B. Adverse Employment Action

Under both the direct and indirect method, Kuhn must show that she suffered an adverse employment action. Majors, 714 F.3d at 537. " The showing a plaintiff must make to set out an adverse employment action required for a retaliation claim is lower than that required for a discrimination claim; a plaintiff must only show that the employer's action would cause a 'reasonable worker' to be dissuaded from making or supporting a charge of discrimination." Chaib v. Indiana, 744 F.3d 974, 986-87 (7th Cir. 2014) (quoting Burlington N. & Santa Fe Ry. Co. v. White, 548 U.S. 53, 68, 126 S.Ct. 2405, 165 L.Ed.2d 345 (2006)). But " petty slights or minor annoyances that often take place at work and that all employees experience" do not qualify as adverse employment actions; the action must be materially adverse. Burlington N., 548 U.S. at 68. The determination of whether an action qualifies as materially adverse is fact dependent. Id. at 69 (" We phrase the standard in general terms because the significance of any given act of retaliation will often depend upon the particular circumstances. Context matters." ).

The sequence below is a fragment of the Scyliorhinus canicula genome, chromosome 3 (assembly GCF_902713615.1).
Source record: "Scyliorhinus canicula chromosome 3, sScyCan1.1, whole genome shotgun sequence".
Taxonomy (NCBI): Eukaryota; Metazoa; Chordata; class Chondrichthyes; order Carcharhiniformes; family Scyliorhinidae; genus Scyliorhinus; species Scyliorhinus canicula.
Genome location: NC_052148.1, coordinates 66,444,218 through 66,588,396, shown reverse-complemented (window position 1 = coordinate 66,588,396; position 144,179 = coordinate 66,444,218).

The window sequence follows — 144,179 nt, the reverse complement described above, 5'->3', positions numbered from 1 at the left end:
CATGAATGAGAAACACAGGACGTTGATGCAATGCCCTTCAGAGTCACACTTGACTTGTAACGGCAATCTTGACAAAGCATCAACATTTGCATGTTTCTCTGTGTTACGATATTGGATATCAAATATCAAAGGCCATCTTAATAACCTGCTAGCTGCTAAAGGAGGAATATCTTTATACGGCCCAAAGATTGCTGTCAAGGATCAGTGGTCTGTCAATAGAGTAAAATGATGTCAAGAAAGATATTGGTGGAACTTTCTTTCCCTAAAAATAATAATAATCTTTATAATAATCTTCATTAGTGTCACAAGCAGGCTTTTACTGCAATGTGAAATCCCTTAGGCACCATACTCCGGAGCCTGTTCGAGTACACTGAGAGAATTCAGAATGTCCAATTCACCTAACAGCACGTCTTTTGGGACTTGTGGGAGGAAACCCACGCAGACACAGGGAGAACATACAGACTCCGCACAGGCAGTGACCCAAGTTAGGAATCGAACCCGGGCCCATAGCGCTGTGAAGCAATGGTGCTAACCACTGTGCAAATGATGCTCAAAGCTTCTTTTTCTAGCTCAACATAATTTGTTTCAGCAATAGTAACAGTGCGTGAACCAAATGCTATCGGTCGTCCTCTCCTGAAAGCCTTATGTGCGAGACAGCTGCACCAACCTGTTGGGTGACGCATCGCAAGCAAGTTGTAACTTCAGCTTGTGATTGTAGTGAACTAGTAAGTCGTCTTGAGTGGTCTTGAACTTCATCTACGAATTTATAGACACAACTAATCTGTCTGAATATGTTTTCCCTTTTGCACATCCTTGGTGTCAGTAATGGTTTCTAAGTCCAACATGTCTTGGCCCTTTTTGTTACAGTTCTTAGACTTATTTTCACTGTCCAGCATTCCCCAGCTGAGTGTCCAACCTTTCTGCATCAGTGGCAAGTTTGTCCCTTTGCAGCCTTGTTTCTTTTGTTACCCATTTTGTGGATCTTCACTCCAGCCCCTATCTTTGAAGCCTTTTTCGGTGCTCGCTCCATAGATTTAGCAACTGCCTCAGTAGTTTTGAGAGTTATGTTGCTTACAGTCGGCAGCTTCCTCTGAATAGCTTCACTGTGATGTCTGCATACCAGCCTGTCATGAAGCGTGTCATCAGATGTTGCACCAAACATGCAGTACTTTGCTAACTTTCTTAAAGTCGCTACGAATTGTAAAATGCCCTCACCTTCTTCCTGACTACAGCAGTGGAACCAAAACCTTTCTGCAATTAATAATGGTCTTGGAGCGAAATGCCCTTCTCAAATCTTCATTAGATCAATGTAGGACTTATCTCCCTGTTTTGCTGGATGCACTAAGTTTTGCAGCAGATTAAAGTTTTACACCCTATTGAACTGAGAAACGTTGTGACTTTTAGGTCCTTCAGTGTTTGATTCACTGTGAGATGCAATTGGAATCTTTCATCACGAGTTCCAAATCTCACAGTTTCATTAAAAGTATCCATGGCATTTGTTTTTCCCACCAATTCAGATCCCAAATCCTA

Kuhn does not claim to have been subjected to the usual list of standard adverse employment actions--being fired or demoted, losing salary or benefits, or otherwise having her responsibilities decreased as a result of her 2007 EEOC charge or her February 2008 complaint. Instead, she claims that United failed to fully and impartially investigate her multiple complaints of co-worker mistreatment. The Seventh Circuit has not specifically addressed whether this qualifies as an adverse employment action. But the Second and Tenth Circuits have held that failure to investigate a complaint, where the protected activity at issue is the making of the same complaint, does not constitute an adverse action. Daniels v. United Parcel Serv., Inc., 701 F.3d 620, 640-41 (10th Cir. 2012); Fincher v. Depository Trust & Clearing Corp., 604 F.3d 712, 721 (2d Cir. 2010).